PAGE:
And like the first daughter, Sanders attended several of the games while at the Olympics, including watching the U.S. men’s curling team win gold.

Fred Warmbier

U.S. Vice President Mike Pence, left, shakes hands with Fred Warmbier, the father of Otto Warmbier, an American who died last year, days after his release from captivity in North Korea, at the Cheonan Memorial in Pyeongtaek, South Korea, Friday, Feb. 9, 2018. Pence is using his appearance at the Winter Olympics to call on the international community to grow tougher on North Korea's nuclear program and human rights abuses. (Korea Pool/Yonhap via AP)

Fred Warmbier, the father of Otto Warmbier, is attending the Olympic Games as Vice President Mike Pence's guest.  (Korea Pool/Yonhap via AP)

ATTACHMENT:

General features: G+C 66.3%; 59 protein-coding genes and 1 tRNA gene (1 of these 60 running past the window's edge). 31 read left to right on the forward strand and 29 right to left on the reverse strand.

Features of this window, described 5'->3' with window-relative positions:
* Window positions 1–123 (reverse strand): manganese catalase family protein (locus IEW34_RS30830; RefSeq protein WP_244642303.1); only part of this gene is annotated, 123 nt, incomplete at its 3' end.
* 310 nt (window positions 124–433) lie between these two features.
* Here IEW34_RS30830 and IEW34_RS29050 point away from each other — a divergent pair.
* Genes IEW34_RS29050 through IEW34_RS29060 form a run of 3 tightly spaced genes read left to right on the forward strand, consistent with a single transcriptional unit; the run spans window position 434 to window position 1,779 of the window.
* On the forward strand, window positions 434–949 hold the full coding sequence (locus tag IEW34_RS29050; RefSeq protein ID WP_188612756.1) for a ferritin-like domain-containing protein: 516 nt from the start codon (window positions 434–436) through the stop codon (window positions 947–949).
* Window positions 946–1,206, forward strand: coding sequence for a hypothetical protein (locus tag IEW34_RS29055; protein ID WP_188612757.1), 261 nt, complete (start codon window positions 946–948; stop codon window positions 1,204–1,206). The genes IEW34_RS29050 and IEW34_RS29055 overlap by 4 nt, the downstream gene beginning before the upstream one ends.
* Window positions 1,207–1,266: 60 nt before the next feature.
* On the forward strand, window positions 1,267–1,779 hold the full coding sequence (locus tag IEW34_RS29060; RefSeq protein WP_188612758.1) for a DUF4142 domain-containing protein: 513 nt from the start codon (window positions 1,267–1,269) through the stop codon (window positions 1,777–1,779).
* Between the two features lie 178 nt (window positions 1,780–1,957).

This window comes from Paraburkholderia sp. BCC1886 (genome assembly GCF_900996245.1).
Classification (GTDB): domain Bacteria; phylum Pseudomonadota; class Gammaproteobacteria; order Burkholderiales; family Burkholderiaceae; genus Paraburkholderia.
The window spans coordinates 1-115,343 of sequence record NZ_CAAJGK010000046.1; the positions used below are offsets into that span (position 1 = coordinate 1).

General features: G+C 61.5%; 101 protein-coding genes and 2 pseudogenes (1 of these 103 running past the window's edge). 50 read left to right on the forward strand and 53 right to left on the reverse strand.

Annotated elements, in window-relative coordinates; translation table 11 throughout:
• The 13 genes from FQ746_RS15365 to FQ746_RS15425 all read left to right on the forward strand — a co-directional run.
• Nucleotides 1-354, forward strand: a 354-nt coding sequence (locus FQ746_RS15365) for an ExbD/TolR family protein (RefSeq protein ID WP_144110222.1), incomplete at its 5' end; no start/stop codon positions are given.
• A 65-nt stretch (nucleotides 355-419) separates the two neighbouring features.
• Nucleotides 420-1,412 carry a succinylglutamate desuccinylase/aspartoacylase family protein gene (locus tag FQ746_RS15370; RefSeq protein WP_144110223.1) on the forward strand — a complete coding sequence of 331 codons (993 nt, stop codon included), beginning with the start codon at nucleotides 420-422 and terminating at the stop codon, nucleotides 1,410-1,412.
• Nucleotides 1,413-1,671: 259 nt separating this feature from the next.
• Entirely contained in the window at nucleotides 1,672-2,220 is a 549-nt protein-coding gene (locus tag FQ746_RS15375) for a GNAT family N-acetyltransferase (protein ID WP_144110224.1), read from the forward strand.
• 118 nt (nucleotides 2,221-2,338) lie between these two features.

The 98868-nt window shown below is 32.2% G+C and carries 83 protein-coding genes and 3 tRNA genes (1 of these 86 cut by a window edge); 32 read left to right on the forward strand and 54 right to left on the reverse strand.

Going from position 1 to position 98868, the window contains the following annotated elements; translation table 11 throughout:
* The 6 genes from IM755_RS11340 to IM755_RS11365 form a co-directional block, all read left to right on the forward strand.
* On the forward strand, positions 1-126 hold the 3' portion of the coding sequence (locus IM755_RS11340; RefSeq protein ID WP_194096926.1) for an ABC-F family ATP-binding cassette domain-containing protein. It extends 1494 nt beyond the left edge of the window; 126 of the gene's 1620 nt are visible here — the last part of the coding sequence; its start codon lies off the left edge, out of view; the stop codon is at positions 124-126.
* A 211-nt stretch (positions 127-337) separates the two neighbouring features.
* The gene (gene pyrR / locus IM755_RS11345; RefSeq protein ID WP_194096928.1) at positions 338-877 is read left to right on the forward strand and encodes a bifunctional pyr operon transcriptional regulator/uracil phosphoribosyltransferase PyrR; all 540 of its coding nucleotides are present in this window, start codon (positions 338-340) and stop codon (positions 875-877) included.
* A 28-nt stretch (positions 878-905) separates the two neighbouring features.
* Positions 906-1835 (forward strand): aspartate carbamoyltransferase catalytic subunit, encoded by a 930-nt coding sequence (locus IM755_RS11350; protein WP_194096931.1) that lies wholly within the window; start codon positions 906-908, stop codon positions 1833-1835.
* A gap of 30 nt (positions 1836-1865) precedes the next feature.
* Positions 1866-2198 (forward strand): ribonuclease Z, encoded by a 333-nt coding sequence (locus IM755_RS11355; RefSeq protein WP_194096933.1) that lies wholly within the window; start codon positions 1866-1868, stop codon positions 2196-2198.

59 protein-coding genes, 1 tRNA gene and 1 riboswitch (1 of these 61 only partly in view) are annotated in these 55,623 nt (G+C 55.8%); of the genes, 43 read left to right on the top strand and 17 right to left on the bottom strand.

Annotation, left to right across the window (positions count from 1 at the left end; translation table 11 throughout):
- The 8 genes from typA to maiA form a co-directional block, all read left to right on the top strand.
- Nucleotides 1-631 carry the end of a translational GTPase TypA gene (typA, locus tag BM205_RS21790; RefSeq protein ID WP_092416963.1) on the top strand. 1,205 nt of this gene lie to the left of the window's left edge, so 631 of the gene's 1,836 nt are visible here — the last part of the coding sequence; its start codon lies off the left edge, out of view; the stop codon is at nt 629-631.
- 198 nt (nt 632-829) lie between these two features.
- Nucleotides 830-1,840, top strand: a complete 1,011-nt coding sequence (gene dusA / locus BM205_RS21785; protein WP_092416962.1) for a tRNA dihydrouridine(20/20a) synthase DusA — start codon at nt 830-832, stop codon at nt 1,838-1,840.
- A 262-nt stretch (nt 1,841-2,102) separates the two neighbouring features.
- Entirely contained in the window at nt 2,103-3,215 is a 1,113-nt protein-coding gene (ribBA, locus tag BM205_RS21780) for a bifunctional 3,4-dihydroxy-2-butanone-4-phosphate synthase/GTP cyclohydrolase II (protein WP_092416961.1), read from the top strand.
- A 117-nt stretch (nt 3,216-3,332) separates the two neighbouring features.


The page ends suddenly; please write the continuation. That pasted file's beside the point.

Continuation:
Fred Warmbier attended the Olympic Games as a guest of Vice President Mike Pence. Warmbier is the father of Otto Warmbier, the American college student who died last year after 15 months of imprisonment in North Korea.

Fred Warmbier and his wife attended President Trump’s State of the Union address as a guest of the White House earlier this year.

He and Pence met with North Korean defectors.

“I’ve experienced evil, and you have too. And I just feel so much love and warmth for you all,” Fred Warmbier said, according to a White House transcript. “And I just can’t tell you how proud I am to be here with you.”

Kim Yo Jong

North Korea's leader Kim Jong Un's younger sister Kim Yo Jong arrives at Incheon International Airport, South Korea,  in this photo taken by Kyodo February 9, 2018.  Mandatory credit Kyodo/via REUTERS   ATTENTION EDITORS - THIS IMAGE HAS BEEN SUPPLIED BY A THIRD PARTY. NOT FOR SALE FOR MARKETING OR ADVERTISING CAMPAIGNS. MANDATORY CREDIT. JAPAN OUT. NO COMMERCIAL OR EDITORIAL SALES IN JAPAN. THIS PICTURE WAS PROCESSED BY REUTERS TO ENHANCE QUALITY. AN UNPROCESSED VERSION WILL BE PROVIDED SEPARATELY. - RC1A99AA3200